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Please use this identifier to cite or link to this item: http://hdl.handle.net/10791/313

Title: Satisfaction of Canadian Armed Forces Regular Force Members with their Distance Learning Experiences
Authors: Jones, Kimberly
Supervisor(s): Moisey, Susan (Faculty of Humanities and Social Sciences, Centre for Distance Education)
Examining Committee: Ostashewski, Nathaniel (Faculty of Humanities and Social Sciences, Centre for Distance Education)
Heller, Bob (Faculty of Humanities and Social Sciences, Psychology Department)
Scoppio, Grazia (RMCC, Dean of Continuing Studies)
Degree: Doctor of Education (EdD) in Distance Education
Department: Centre for Distance Education
Keywords: distance learning
distance education
Canadian Armed Forces
Issue Date: 28-Apr-2020
Abstract: The use of distance learning (DL) as a training and education delivery method has been on the rise within the Canadian Armed Forces (CAF) as a way of optimizing funding to the training system while still maintaining a high standard. Since research has shown relationships between student satisfaction and various positive outcomes, such as training retention and readiness to transfer learning to the workplace, the satisfaction of CAF learners is an important area of inquiry. This research explored the satisfaction levels of CAF members with their DL experiences, how different variables related to that satisfaction, and how military-specific considerations affected members’ DL experiences. This mixed methods research involved a sample of CAF members who had completed, within approximately the past three years, one of seven CAF professional development courses/programs that were delivered via DL or in a blended DL and classroom format. The study used a two-phase mixed-methods research design that included data collection in the form of an online survey distributed to 1310 CAF Regular Force members, which yielded 368 usable questionnaires, followed by 12 follow-up interviews. Quantitative data were analyzed using descriptive and correlation analyses, as well as factor analyses and multiple regression. Qualitative data were analyzed using coding frequency analyses and thematic content analysis, which added depth concerning CAF members’ personal experiences. The findings showed a relatively high level of satisfaction, but that given the choice between delivery modes, a much higher percentage of members would choose classroom over DL. The exploration of demographic, course quality, support, and perception variables in relation to overall DL satisfaction shed some light on potential reasons for these findings. Recommendations were provided to encourage continuous improvement of CAF DL programs.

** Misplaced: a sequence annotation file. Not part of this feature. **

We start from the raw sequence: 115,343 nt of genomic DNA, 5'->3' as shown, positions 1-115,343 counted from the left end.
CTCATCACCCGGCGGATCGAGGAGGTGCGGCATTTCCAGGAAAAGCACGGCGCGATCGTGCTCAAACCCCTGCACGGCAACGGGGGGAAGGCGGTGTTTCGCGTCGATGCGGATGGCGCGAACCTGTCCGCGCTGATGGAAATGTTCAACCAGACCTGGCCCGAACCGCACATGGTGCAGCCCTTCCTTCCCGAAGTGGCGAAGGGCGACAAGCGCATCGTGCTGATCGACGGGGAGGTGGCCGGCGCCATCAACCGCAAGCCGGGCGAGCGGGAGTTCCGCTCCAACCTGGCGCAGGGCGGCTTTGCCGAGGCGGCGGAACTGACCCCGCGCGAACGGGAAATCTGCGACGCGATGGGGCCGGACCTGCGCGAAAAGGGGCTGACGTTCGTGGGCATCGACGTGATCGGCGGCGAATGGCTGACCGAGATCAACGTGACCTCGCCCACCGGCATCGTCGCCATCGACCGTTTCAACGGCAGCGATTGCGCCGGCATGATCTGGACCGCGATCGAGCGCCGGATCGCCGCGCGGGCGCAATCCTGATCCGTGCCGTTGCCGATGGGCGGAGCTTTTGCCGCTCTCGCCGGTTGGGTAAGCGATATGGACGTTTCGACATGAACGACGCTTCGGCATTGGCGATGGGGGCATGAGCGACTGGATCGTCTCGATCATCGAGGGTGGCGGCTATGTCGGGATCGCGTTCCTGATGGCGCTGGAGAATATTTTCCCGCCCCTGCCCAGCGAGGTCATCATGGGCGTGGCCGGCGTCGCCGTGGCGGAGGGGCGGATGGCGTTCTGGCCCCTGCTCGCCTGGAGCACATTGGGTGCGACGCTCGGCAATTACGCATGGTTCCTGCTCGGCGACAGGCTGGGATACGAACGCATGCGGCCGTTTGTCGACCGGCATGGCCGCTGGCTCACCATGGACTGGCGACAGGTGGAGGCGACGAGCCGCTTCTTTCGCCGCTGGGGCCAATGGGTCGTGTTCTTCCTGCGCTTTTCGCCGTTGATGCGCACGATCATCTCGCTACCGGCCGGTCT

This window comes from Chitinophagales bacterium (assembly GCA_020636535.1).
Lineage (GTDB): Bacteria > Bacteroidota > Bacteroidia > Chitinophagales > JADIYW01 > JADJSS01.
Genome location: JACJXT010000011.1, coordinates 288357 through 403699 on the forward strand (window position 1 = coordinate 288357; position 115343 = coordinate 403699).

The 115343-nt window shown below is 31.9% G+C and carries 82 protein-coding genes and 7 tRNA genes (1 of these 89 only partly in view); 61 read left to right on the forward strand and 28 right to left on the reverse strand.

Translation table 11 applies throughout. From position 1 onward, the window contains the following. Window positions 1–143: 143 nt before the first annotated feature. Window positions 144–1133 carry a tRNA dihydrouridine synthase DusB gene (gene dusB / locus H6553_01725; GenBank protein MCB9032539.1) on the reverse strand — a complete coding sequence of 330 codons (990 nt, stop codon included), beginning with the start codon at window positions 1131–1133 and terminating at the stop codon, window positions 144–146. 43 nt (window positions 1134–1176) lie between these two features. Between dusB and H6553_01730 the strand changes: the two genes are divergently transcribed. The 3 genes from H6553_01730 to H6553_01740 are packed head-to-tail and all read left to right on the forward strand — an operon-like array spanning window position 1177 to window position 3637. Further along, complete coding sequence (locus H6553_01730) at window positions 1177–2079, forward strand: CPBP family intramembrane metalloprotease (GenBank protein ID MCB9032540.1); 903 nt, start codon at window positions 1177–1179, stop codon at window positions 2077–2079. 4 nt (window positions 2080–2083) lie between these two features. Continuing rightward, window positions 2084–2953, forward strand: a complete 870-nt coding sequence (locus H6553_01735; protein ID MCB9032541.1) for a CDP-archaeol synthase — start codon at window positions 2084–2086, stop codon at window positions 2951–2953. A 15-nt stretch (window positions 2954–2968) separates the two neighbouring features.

Graduation Date: Oct-2020
URI: http://hdl.handle.net/10791/313
Appears in Collections:Theses & Dissertations

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